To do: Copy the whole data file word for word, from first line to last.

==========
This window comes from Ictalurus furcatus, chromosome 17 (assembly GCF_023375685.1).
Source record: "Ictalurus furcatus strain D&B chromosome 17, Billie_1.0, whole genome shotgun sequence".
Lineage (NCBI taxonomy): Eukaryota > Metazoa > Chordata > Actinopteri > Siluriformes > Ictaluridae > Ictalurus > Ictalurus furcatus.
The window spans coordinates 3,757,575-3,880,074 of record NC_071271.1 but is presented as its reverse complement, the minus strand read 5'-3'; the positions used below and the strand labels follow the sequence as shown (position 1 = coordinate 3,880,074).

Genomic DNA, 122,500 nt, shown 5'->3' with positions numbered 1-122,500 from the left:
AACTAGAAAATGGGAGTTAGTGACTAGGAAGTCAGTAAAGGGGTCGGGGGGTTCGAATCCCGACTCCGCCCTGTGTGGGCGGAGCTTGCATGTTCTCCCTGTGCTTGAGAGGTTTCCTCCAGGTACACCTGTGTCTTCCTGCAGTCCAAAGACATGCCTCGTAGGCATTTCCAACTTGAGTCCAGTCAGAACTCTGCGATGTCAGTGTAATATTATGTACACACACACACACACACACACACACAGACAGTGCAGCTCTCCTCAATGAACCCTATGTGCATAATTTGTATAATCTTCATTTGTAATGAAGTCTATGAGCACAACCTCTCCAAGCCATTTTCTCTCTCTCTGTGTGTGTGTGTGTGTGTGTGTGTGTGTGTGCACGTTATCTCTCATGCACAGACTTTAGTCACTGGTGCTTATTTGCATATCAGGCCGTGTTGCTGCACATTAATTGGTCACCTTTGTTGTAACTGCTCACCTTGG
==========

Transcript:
This window comes from Ictalurus furcatus, chromosome 17 (assembly GCF_023375685.1).
Source record: "Ictalurus furcatus strain D&B chromosome 17, Billie_1.0, whole genome shotgun sequence".
Lineage (NCBI taxonomy): Eukaryota > Metazoa > Chordata > Actinopteri > Siluriformes > Ictaluridae > Ictalurus > Ictalurus furcatus.
The window spans coordinates 3,757,575-3,880,074 of record NC_071271.1 but is presented as its reverse complement, the minus strand read 5'-3'; the positions used below and the strand labels follow the sequence as shown (position 1 = coordinate 3,880,074).

Genomic DNA, 122,500 nt, shown 5'->3' with positions numbered 1-122,500 from the left:
AACTAGAAAATGGGAGTTAGTGACTAGGAAGTCAGTAAAGGGGTCGGGGGGTTCGAATCCCGACTCCGCCCTGTGTGGGCGGAGCTTGCATGTTCTCCCTGTGCTTGAGAGGTTTCCTCCAGGTACACCTGTGTCTTCCTGCAGTCCAAAGACATGCCTCGTAGGCATTTCCAACTTGAGTCCAGTCAGAACTCTGCGATGTCAGTGTAATATTATGTACACACACACACACACACACACACACAGACAGTGCAGCTCTCCTCAATGAACCCTATGTGCATAATTTGTATAATCTTCATTTGTAATGAAGTCTATGAGCACAACCTCTCCAAGCCATTTTCTCTCTCTCTGTGTGTGTGTGTGTGTGTGTGTGTGTGTGTGCACGTTATCTCTCATGCACAGACTTTAGTCACTGGTGCTTATTTGCATATCAGGCCGTGTTGCTGCACATTAATTGGTCACCTTTGTTGTAACTGCTCACCTTGG